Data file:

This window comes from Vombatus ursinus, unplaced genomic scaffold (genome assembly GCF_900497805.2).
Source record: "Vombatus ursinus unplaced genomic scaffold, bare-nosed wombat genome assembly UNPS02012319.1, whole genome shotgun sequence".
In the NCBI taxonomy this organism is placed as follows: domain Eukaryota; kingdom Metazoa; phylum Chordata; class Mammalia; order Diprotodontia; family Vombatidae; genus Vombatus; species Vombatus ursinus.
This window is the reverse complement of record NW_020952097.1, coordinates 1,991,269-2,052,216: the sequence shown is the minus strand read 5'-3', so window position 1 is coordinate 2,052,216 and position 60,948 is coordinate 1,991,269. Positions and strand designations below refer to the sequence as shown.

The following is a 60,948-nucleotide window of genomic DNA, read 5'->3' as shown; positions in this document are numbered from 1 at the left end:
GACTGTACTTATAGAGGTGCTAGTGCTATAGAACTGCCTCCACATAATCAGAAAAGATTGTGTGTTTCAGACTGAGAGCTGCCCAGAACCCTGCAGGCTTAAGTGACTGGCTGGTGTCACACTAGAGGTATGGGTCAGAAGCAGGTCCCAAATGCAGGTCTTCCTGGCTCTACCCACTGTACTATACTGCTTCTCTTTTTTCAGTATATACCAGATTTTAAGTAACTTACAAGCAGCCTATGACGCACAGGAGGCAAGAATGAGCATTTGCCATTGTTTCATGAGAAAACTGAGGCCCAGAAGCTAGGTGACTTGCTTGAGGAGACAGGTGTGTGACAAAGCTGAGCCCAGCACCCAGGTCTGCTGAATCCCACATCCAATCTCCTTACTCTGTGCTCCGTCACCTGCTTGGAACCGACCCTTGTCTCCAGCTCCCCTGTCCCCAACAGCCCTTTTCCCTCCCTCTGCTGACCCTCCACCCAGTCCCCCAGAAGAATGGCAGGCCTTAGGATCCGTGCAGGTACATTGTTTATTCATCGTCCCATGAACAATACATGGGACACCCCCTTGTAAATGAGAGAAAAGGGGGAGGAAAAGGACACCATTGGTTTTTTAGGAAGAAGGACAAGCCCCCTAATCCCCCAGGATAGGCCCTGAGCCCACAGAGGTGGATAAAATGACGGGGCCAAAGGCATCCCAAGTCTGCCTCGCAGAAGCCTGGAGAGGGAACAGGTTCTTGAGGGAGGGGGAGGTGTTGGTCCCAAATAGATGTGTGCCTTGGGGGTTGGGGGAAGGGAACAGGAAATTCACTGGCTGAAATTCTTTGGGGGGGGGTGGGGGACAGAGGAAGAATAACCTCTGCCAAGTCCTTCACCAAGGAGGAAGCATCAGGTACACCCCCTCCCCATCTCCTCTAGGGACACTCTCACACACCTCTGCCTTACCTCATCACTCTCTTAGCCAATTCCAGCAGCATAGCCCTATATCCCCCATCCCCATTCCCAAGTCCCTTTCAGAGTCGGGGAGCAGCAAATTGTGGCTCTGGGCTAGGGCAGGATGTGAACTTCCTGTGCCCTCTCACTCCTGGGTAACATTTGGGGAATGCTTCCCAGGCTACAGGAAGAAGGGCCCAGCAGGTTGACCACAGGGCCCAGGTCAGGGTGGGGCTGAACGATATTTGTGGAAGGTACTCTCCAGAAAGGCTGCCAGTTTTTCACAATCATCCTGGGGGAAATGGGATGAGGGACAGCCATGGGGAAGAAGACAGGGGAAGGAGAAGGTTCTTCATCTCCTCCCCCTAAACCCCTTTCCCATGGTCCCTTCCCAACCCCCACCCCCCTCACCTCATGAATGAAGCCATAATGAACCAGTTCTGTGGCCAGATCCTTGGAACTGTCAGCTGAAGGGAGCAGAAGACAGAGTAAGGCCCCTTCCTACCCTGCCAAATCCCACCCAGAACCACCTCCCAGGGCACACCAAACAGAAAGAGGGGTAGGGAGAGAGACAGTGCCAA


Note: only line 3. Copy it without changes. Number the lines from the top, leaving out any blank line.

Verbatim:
In the NCBI taxonomy this organism is placed as follows: domain Eukaryota; kingdom Metazoa; phylum Chordata; class Mammalia; order Diprotodontia; family Vombatidae; genus Vombatus; species Vombatus ursinus.